Polar air & warmth from the sun. Yin & yang?
14th March 2023
(Above) The crags and buttresses at the upper end of Coire Ardair. Lochan a Choire with a thin skin of snow-covered ice.
Today was a good day. A covering of fresh snow again, and great visibility courtesy of clear skies – at least for some of the time. Some interesting snow to look at thanks to being on the cusp of a season shift. Dare I say it, winter into spring? It felt like it. It happens like this most years, of course, but the seemingly incoherent juxtaposition of cold polar air and some noticeable weak warmth from the sun (which is what we had today) is a weather ‘yin & yang’ that always surprises me.
The snow responded to this too. Sporadic drifting at plateau level on light to moderate winds built some thin cold, weak windslab high on south aspects which was then very lightly cooked by the sun (‘sunny-side up’, not ‘over easy’?) and induced a little early consolidation. Yin & yang for the snow too, then.
Some small, low-density (aka weak & collapse-prone) cornices also developed over those south-facing slopes and a few collapsed later in the morning.
(Above) Looking out towards Coire a Chriochairein from Coire nan Gamhna. There’s a fair quantity of soft fresh snow, or lightly drifted snow, at plateau level which may become new raw material for windslab if wind speeds exceed a threshold for drifting overnight Tuesday and throughout Wednesday. The projected wind speeds in our Met forecast hover around that threshold. The published avalanche forecast assumes there will be some drifting. We’ll see.
(Above) The final few pitches of ‘Centre Post’, one of Creag Meagaidh’s best-known winter climbing routes. The coire was quiet today apart from a pair of climbers and a few walkers. One of the two climbers is visible just above the obvious ice pitch.
(Above) For context. Centre Post (centre of photo) is the middle of 3 left-slanting gullies on the Post Face of Coire Ardair. If you zoom in you should be able to spot the two climbers atop the broad tower that separates Centre Post from South Post, its neighbour to the left. I think they’re looking down to admire their handiwork! (Looked like you had a great day!)
(Above) The Big Picture. A covering of fresh snow which melted below 500m over the course of the day.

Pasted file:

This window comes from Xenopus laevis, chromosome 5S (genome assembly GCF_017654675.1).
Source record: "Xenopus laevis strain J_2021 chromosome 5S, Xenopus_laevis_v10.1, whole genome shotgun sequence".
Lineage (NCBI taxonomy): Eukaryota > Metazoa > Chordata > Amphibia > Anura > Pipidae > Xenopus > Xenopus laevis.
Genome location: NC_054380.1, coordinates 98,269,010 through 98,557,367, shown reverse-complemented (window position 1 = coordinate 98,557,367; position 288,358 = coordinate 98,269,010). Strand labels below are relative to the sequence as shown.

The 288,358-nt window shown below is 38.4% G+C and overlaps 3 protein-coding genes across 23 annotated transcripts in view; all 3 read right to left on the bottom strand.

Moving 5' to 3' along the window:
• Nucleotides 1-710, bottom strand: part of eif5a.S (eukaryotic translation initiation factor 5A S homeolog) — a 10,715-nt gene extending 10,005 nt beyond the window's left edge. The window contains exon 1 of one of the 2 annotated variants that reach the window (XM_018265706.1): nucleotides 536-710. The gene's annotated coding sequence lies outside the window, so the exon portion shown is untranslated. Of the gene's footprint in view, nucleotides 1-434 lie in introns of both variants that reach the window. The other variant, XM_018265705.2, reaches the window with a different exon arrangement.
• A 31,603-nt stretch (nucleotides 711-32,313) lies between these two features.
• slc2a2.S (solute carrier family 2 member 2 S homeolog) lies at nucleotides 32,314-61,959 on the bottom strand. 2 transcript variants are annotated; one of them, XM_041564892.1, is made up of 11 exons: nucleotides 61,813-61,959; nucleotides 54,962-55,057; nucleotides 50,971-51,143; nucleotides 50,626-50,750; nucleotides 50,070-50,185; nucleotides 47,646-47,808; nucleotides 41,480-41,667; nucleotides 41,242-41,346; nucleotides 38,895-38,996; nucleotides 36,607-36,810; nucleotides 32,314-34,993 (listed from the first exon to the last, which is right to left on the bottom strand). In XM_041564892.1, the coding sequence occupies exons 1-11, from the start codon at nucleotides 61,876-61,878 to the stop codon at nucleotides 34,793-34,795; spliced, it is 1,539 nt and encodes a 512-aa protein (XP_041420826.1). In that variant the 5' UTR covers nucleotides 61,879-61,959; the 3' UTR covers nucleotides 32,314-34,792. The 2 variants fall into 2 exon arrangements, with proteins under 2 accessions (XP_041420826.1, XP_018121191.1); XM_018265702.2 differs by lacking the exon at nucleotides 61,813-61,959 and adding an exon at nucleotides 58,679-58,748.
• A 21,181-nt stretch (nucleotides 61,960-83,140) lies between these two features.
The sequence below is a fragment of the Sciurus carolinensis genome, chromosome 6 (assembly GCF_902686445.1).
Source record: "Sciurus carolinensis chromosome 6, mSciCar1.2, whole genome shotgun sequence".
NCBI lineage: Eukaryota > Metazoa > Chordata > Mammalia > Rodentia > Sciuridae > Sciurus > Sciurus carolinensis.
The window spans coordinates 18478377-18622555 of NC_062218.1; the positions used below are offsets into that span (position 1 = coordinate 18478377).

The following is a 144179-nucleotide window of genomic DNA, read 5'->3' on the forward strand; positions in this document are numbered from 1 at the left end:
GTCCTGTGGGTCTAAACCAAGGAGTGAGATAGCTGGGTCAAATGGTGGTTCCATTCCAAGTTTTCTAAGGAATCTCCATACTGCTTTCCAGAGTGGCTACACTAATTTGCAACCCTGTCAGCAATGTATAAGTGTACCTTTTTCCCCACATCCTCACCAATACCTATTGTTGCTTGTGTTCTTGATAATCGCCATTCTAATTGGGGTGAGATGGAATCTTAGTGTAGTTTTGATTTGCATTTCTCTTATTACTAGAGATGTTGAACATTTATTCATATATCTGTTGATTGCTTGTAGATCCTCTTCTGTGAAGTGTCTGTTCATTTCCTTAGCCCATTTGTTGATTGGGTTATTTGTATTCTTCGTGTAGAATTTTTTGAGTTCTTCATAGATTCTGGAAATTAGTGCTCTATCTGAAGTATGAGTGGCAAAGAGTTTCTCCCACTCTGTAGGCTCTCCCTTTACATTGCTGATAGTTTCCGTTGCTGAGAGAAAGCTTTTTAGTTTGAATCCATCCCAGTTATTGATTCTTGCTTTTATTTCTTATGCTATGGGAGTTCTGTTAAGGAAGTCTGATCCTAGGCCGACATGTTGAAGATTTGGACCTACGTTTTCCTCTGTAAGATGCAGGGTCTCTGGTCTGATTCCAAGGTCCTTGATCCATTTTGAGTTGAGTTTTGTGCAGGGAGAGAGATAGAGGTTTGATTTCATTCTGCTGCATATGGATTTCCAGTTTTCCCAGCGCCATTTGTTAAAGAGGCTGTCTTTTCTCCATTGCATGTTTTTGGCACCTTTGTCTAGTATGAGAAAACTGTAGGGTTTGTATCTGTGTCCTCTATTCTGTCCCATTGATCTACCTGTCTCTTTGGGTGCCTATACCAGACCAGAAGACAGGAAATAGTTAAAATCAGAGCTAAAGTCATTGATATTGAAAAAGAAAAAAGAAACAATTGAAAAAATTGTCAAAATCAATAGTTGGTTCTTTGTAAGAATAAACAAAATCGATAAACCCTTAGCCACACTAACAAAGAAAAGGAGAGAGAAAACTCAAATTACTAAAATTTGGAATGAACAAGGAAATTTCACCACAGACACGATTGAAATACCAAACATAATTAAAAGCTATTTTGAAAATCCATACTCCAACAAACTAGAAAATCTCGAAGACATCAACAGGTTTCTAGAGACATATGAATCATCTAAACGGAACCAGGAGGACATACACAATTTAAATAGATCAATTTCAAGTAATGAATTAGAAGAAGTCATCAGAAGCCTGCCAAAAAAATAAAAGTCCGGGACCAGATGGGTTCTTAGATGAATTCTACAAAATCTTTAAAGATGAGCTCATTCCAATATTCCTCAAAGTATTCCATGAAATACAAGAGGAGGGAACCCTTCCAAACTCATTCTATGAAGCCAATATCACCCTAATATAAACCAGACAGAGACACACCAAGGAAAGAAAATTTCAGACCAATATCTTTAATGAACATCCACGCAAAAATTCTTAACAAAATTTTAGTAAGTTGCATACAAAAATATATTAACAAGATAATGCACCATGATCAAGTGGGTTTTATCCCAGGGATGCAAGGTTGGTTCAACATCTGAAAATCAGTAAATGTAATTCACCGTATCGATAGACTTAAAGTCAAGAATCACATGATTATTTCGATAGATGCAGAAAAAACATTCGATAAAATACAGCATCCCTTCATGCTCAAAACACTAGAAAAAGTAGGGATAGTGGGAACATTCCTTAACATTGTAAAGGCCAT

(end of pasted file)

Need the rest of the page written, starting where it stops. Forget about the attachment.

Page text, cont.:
Comments on this post
Got something to say? Leave a comment
14th March 2023 8:00 pm
Interesting that as we approach the astrological spring, the coire looks more wintry than it has for weeks……
Is the second climber belayed below the leader at the icefall directly below the rocky outcrop or is this just an illusion?
Also, there looks to be a very small crown wall across the top of the basin to the right of the upper section of Centre Post?
14th March 2023 8:50 pm
It would look more ‘season-appropriate’ if the superficial snow were to be removed. (God forbid!)
The climber in view was belayed by his leader who is just out of sight close to the rocky left-hand side of the gully. Click on the photo and zoom in and you’ll see the line of the rope.
Re. The ‘crownwall’. I had a good look at that through the binos. It does appear to be a crownwall but there was no evidence of any debris below it – old or recent.
My two cents? I think what we can see is the front face of line of snow that had been wind eroded. A bit like sastrugi, the steep face always points into the wind. The winds had been ENE overnight and early morning so I guess that would have been when this feature appeared. The Post Face is a bang-on ENE aspect so would have faced directly into the teeth of the wind.
14th March 2023 11:05 pm
So much better. Slight warming to come and then cold again; great conditions.
And……one you haven’t heard before…
It is better to stand on stable ground wishing you were up on the ice bound rock than it is to be on the ice bound rock wishing you were on stable ground! (Haven’t we all been there! As a logical person I am non-religious but…..have had cause to call on the Almighty to save me. Wears off later.)
15th March 2023 7:36 am
Many a true word there, Stan.